Hiking Like A Woman, Part II

Last year I wrote about several women who are tough as nails, hiking the Appalachian Trail through rain and pain (read Part I here). This year I'm blown away by how many women are on the trail, and how little sexism I've witnessed compared to last year's alpha male surplus. They're thru-hiking in every bubble and … Continue reading Hiking Like A Woman, Part II

Education is the Practice of Freedom

"The vast majority of our professors...used the classroom to enact rituals of control that were about domination and the unjust exercise of power. In these settings I learned a lot about the kind of teacher I did not want to become." -- bell hooks, Teaching to Transgress When my observer asked me about letting my students … Continue reading Education is the Practice of Freedom

Teaching Consent, Revisited

The sad thing about teaching a composition course in which sexual violence is the major topic, is that it is always still relevant. An updated report from the Office of Civil Rights (OCR) in the Education Department says that there are now 306 sexual violence cases being investigated at 225 schools in the U.S. These investigations result from the … Continue reading Teaching Consent, Revisited

Use Secondary Sources in College Composition, But Use Them Wisely

About to begin teaching my favorite second-level composition course for the sixth time, I can safely say that I know every required secondary reading has a clear purpose in the syllabus. I look forward to how each one will inform and pivot in-class discussion, deepening our understanding of the primary texts and how they've been … Continue reading Use Secondary Sources in College Composition, But Use Them Wisely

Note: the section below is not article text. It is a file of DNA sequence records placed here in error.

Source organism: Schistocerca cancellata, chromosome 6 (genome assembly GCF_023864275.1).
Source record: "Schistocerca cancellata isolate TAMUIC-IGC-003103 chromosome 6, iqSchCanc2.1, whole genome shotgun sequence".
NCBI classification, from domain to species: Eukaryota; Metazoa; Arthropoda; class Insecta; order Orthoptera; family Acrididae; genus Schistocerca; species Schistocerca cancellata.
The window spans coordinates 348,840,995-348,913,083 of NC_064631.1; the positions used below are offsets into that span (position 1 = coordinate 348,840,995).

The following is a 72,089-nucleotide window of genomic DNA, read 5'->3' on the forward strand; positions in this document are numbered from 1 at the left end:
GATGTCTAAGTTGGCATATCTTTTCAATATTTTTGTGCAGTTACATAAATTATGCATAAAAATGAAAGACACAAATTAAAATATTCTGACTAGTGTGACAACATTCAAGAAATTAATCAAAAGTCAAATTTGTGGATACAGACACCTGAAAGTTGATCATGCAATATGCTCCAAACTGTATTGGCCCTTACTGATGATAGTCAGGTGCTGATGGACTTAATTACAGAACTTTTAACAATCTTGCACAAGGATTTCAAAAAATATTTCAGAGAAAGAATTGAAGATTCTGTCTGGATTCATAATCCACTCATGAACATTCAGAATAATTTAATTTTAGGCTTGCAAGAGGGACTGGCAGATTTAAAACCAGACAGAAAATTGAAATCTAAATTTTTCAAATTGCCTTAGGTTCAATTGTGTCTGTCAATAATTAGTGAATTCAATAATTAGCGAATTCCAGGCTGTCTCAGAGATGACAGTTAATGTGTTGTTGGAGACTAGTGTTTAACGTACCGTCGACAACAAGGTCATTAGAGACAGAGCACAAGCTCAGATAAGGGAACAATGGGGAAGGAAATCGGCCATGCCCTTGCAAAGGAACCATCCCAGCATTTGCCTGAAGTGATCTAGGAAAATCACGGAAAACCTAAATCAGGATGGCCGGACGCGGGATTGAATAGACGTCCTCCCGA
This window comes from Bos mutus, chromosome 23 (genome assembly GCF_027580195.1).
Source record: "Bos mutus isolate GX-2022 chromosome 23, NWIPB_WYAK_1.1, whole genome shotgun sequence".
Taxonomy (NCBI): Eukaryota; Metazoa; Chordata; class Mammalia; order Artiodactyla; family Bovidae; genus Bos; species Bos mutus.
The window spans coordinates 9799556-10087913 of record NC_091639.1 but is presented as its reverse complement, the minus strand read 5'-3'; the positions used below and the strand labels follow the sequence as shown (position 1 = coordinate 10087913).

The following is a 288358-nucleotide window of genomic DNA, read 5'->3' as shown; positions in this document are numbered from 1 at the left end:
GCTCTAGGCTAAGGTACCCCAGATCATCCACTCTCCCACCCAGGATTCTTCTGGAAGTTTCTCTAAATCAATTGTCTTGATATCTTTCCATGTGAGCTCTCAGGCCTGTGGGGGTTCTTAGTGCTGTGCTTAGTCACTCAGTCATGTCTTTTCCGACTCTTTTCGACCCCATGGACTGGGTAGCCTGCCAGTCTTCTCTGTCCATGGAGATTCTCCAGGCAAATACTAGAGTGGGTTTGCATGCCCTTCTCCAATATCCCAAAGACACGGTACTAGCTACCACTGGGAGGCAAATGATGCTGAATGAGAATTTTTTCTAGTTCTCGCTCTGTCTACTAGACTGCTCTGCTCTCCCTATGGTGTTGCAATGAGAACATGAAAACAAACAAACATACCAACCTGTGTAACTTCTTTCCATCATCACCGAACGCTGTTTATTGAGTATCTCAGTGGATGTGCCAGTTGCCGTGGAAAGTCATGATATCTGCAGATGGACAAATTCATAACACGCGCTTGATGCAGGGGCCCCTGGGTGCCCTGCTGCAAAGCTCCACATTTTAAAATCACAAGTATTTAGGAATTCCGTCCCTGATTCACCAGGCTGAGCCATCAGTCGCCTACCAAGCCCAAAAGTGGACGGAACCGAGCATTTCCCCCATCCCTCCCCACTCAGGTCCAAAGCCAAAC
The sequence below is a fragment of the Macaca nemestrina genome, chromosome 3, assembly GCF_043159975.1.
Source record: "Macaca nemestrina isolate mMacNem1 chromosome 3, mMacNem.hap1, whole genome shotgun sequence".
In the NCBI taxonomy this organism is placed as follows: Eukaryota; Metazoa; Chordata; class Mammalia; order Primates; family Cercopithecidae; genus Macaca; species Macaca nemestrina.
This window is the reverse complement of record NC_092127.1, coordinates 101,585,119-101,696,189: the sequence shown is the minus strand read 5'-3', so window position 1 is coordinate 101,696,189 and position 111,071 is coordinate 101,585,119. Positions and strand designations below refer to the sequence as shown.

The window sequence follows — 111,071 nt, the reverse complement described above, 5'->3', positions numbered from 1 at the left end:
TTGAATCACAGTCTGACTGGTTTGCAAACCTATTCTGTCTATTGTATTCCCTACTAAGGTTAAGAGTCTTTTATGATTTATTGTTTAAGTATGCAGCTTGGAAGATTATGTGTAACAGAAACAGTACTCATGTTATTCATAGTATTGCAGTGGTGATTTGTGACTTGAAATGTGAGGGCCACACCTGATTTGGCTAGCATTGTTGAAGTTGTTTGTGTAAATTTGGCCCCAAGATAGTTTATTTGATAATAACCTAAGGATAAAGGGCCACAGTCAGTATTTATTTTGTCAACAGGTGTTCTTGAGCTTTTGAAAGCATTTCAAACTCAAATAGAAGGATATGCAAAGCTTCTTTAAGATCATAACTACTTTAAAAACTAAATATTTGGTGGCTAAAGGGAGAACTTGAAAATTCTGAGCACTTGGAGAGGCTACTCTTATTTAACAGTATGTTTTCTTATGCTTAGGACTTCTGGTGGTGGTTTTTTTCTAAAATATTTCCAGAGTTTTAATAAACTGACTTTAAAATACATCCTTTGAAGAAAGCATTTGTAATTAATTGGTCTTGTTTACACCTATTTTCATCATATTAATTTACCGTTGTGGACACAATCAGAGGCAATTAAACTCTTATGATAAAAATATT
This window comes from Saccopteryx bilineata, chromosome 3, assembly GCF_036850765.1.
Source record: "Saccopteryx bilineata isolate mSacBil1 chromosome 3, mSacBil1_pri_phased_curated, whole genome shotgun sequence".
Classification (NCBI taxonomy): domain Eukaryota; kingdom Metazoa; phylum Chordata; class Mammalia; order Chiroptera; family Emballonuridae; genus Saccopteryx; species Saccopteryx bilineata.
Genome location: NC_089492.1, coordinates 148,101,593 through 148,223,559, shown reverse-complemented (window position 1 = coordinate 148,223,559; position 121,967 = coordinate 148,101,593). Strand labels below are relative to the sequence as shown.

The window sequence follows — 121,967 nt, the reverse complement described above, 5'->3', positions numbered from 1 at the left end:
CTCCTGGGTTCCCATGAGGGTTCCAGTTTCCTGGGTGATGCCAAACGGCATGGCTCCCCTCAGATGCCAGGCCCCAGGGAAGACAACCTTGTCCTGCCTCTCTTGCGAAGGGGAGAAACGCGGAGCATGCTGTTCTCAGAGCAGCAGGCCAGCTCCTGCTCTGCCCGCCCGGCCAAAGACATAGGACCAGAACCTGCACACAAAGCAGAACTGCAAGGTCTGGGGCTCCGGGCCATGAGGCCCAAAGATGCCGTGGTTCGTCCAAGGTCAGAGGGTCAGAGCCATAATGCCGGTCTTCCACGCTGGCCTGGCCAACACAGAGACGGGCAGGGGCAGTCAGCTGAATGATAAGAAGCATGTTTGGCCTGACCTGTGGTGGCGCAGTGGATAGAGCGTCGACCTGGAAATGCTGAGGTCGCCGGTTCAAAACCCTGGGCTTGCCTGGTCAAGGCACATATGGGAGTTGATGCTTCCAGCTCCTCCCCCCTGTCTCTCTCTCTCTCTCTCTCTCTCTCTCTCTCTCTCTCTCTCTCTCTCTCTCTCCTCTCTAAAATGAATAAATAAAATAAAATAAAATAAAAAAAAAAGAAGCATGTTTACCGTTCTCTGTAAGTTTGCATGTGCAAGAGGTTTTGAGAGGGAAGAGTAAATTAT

Hiking Like a Woman

Twenty-five percent of thru-hikers on the Appalachian Trail are women, and, let me tell you, these are hardcore women who take after the Mary Rowlandsons and Hannah Dustans of America. Before I reached the 100-mile mark, however, I had already heard several hikers use the phrase, "I'm going to take this mountain like a man," … Continue reading Hiking Like a Woman

Sylvia Plath’s “Lady Lazarus” & Star Trek

It's the end of the semester, and we've finally arrived at our poetry unit. After wrapping up Chopin's The Awakening, we spent two days on Dickinson, discussing death (in an unintentional transition from Chopin's controversial ending), the im/materiality of Dickinson's imagery, and, of course, the metaphorical meanings in Dickinson's punctuation, her masterful dashes. I introduced Dickinson and … Continue reading Sylvia Plath’s “Lady Lazarus” & Star Trek

Teaching The Awakening + One Speed Writing Exercise

I've been teaching Kate Chopin's The Awakening (1899) in the Intro to Writing About Literature course for two years, and I've found it fits a shorter paper assignment better than it does a research paper (you can read my writing prompt for the short paper here). However, this semester I taught Chopin immediately after the long research paper … Continue reading Teaching The Awakening + One Speed Writing Exercise

Feminist Pedagogy: Scaffolding the Research Paper

Teaching Consent in the College Classroom (Part 2) [Read Part 1] Backwards Pedagogy and a Gender Studies theme for the semester turned out some really thorough and unique research papers in my Intro to Writing About Literature class. As I'm grading: there are papers drawing from medieval science and the humours as well as neonatology and … Continue reading Feminist Pedagogy: Scaffolding the Research Paper

Teaching Consent in the College Classroom

When I began teaching Shakespeare's The Taming of the Shrew in 2014, I didn't expect we'd end up talking about the NFL with my English composition students. Ray Rice, who had been playing for the Baltimore Ravens was suspended for assaulting his then-fiance Janay Palmer, who married him after the incident much to the consternation of the feminist blogosphere. However, when … Continue reading Teaching Consent in the College Classroom